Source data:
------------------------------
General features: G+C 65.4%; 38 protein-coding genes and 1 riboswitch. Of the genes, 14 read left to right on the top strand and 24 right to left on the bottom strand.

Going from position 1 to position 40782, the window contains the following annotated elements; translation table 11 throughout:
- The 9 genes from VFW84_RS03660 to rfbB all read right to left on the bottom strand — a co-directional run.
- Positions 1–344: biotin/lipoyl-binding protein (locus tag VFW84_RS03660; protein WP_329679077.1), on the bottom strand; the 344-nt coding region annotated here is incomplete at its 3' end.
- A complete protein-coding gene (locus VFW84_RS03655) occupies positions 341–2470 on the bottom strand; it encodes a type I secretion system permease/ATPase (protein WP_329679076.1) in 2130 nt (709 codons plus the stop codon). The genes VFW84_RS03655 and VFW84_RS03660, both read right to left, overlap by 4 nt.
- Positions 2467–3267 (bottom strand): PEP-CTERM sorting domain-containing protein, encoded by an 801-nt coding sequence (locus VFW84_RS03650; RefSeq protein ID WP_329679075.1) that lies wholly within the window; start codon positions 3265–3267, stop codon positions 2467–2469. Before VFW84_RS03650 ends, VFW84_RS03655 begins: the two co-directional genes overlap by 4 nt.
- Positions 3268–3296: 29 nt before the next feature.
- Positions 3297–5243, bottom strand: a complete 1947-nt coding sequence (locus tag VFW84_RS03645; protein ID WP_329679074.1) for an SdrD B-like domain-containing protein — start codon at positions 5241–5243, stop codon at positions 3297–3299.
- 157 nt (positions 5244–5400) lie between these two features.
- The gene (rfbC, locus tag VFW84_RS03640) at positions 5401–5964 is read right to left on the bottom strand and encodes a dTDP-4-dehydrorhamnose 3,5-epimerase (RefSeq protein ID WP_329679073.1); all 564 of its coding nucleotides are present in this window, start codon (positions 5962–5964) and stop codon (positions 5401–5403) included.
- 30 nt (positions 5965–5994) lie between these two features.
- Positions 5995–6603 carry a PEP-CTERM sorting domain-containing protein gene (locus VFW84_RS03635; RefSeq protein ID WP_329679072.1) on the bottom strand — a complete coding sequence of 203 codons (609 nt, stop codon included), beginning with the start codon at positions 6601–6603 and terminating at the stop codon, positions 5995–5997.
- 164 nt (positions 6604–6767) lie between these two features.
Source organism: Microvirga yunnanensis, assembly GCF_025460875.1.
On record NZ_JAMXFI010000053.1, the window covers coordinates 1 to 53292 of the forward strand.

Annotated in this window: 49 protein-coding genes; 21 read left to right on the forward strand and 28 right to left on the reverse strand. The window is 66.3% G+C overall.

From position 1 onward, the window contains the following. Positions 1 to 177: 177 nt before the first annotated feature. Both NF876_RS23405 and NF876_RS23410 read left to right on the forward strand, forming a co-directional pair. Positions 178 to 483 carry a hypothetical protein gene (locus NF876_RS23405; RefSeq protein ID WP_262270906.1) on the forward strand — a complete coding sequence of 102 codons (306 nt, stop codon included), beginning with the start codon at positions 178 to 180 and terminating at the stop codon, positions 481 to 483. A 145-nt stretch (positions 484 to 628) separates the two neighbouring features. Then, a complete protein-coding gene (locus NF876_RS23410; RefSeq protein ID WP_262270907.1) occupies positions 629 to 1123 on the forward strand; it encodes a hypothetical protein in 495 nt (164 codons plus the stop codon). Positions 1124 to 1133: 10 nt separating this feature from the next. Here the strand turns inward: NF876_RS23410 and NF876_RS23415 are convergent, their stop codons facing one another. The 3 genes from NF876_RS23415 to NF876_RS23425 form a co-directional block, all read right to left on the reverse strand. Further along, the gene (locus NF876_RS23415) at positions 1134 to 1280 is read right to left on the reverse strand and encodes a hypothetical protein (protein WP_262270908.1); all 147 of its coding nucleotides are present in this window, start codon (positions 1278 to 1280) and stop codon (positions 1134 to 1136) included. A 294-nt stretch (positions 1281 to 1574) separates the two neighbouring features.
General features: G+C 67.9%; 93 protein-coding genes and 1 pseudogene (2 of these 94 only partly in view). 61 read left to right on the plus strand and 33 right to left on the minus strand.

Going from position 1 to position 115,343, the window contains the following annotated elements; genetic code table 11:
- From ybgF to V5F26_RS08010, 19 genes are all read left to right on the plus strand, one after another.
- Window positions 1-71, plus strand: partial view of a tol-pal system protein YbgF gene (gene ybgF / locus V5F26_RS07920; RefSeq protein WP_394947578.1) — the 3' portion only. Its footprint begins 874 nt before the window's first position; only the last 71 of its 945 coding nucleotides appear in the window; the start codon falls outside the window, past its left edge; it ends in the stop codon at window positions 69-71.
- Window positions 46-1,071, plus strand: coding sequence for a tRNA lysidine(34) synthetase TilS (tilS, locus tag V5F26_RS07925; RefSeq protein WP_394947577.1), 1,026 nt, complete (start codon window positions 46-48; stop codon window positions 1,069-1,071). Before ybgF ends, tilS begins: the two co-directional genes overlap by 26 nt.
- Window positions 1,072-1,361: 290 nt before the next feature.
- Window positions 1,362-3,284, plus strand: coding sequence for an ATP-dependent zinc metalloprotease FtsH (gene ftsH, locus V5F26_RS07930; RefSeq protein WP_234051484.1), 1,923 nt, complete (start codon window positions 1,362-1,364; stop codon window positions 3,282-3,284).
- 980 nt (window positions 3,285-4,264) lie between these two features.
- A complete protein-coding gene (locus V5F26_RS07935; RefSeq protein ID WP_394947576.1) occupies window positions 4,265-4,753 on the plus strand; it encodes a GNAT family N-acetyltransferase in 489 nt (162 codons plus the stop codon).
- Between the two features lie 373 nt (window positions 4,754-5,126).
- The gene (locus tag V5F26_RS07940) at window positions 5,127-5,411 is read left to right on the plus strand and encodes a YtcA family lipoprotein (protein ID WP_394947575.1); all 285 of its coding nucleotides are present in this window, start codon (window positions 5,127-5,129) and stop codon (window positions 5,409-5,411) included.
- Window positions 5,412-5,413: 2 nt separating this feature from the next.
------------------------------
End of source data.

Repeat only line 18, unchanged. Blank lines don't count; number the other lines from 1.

General features: G+C 67.9%; 93 protein-coding genes and 1 pseudogene (2 of these 94 only partly in view). 61 read left to right on the plus strand and 33 right to left on the minus strand.